After the filtering process, additional impairments affect the signal, that are non-linearity of the low-noise amplifier (number 7 and 8 on figure 2) and the I/Q imbalance from the local oscillator of the receiver that cause signal distortion $n_{IQ_Rx}$ and phase noise $\theta _{R}$

The next stage is converting the analog I/Q signal into digital I/Q signal via the receiver’s ADC. This ADC conversion will add another impairment (number 9 on figure 2).

The digital form of the I-signal is:

And for the Q-signal is:

Note that at this stage, the signal is already in digital form so that there are no hardware impairments on the next stage due to all processes are performed digitally (numerically).

The next step is to numerically remove the Doppler frequency before a signal correlation with local PRN code is performed.

To remove the Doppler frequency on the I-signal, the signal should be multiplied by:

Hence, the I-signal after Doppler frequency removal is:

Similarly, to remove the Doppler frequency on the Q-signal, the signal should be multiplied by:

Hence, the Q-signal after Doppler frequency removal is:

For compactness, the I/Q signal is presented in a single equation in complex form as:

From this stage, signal acquisition and tracking are numerically performed.

After acquisition, assuming the receiver acquired the spoofer PRN or satellite, the estimated code delay and Doppler frequency are very close to the spoofer code delay and Doppler frequency.

Hence, the signal model becomes (in complex form):

From the equation above above, the code delay and Doppler frequency at the spoofer signal part have been removed. However, the code delay and Doppler on the authentic signal part still remain.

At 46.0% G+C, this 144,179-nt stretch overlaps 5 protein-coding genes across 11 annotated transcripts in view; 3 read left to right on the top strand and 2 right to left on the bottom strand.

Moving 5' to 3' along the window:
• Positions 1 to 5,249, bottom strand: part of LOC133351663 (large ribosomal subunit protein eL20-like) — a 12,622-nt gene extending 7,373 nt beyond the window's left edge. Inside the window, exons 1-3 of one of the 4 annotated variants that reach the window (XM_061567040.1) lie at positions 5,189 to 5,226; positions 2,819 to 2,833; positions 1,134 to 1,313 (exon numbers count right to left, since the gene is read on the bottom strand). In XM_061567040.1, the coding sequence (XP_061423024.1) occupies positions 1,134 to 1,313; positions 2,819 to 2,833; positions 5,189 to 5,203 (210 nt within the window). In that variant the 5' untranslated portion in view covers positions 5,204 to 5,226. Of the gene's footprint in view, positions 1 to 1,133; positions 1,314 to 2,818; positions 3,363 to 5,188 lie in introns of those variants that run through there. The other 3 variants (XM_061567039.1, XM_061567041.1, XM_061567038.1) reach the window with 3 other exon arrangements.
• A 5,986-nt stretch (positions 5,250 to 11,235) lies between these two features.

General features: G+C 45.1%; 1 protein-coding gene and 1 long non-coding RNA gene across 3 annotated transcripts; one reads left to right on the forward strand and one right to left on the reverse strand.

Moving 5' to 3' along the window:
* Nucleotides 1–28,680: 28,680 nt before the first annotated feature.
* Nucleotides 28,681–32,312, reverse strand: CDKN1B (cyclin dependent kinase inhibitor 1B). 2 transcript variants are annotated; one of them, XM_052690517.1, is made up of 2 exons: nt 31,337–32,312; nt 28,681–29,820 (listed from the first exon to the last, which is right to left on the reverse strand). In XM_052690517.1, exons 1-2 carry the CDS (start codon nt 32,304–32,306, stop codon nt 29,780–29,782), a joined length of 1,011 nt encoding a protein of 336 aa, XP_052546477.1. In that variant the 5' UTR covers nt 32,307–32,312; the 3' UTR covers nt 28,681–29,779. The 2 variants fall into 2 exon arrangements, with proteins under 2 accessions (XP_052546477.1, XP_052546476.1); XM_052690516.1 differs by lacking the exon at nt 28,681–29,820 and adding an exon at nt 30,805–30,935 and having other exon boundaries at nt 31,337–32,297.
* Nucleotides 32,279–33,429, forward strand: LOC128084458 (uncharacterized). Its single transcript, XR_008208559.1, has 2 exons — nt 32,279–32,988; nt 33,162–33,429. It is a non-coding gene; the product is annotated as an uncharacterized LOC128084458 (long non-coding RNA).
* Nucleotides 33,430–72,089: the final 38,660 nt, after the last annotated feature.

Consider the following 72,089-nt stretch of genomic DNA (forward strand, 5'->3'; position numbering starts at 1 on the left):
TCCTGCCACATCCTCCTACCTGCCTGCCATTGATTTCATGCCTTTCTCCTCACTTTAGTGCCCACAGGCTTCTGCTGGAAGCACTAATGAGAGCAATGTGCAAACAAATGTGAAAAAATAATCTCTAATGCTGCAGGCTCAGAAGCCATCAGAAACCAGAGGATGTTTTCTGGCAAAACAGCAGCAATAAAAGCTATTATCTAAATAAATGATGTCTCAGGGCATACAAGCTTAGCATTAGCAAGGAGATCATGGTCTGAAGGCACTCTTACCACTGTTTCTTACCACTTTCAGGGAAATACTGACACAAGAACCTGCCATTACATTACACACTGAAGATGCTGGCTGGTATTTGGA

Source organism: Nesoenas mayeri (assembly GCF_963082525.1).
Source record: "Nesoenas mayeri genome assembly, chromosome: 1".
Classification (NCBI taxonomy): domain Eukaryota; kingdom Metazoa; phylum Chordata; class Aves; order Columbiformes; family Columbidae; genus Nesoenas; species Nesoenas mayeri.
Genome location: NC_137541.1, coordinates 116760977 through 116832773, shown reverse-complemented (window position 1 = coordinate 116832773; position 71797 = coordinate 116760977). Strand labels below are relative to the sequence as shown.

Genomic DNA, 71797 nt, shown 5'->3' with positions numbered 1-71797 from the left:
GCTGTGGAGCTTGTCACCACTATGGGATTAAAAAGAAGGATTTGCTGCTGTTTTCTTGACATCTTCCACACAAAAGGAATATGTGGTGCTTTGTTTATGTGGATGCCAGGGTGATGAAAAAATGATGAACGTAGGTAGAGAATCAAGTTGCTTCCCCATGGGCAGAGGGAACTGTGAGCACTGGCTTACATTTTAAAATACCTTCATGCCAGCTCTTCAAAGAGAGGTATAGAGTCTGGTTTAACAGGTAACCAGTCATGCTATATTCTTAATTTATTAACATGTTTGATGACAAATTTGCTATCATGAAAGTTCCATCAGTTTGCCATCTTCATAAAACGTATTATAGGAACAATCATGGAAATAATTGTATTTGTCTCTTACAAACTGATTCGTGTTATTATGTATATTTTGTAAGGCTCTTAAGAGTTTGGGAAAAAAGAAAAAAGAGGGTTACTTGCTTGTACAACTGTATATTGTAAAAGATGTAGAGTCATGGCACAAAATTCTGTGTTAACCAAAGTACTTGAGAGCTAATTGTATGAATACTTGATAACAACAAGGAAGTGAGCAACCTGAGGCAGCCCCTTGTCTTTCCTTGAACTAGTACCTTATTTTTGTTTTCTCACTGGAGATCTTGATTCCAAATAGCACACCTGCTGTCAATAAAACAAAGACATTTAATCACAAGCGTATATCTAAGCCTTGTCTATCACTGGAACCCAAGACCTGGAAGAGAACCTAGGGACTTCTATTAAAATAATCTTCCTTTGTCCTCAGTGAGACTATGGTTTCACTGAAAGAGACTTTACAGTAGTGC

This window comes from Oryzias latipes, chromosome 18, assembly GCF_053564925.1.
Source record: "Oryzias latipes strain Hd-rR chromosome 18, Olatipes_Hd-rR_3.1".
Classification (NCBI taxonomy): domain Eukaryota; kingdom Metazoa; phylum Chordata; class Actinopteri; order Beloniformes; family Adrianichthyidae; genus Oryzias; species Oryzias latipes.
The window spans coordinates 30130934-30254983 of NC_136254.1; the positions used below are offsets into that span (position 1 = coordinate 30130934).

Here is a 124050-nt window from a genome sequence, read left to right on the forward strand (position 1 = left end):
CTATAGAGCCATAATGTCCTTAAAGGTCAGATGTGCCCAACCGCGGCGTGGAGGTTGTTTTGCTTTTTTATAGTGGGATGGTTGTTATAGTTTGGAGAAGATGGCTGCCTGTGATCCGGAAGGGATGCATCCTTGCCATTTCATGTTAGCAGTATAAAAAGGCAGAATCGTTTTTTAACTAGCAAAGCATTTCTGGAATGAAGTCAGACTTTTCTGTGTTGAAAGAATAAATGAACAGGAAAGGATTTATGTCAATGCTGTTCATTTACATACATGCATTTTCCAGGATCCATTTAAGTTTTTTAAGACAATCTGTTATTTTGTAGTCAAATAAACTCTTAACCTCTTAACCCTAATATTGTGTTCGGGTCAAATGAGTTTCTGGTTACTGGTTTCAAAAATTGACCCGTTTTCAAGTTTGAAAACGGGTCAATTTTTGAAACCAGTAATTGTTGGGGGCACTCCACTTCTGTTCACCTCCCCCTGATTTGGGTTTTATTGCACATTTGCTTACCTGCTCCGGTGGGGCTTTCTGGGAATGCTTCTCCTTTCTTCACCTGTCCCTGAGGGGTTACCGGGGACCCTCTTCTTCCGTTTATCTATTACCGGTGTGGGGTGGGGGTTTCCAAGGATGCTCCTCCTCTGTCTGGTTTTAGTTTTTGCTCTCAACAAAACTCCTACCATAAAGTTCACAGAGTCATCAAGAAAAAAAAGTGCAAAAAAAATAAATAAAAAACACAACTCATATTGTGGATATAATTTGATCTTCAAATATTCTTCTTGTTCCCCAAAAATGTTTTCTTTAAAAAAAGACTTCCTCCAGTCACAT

The next step is signal tracking process.

In signal tracking, the signals are correlated with the prompt code $C_{S_1}$ and $C_{S_2}$ of the spoofing signal (spoofer).

The tracked signal model (in complex form) is:

Since, $C_{S_1} C_{S_2} \times C_{S_1} C_{S_2}$ is the prompt correlation of the PRN code, the value will be a constant N and its value is number of the PRN rate. Hence, the model of the tracked spoofed signal is:

The equation above can be shortened by substituting:

M is a small value due to un-matched correlation between the PRN of the signal and the local PRN at the receiver. Hence, the shortened version of the tracked signal is:


Note that if:

There will be distortion on the correlation peak during signal acquisition. In addition, $\theta _{R}$ is slow varying because of the clock stability.

Note that the value of:

is expected to be small.

READ MORE: GNSS spoofing: a fatal attack on GNSS system that is difficult to detect

GNSS signal simulation: authentic and spoofed signals

Based on the final equation above, signal simulations are performed. The simulations are applied to the tracked IQ signals at the receiver after post-correlation.

The presentation of the simulation results is by using the constellation plot of the tracked IQ signals.

The assumptions and parameters used by the signal simulation are as follow:

  • The signal simulation is assumed after correlation stage (tracking), where the noise is very small compared to the baseband signal (due to prompt correlation) and the Doppler frequency has been removed from the signals
  • The noise from code and carrier tracking are not considered.
  • The simulation is performed for 1 s duration of signal sampled at 25 MHz.
  • All hardware impairments at the transmitter and receiver are obtained from the data sheet of a high-grade (simulate a satellite) and low grade SDR (simulate a receiver).

Figure 3a below shows the simulation of authentic signal in nominal condition without any impairments, with transmitter impairments only and with both transmitter and channel impairments.

The I/Q imbalance impairments from the receiver hardware contribute to the shifted of the I/Q signal from its nominal constellation.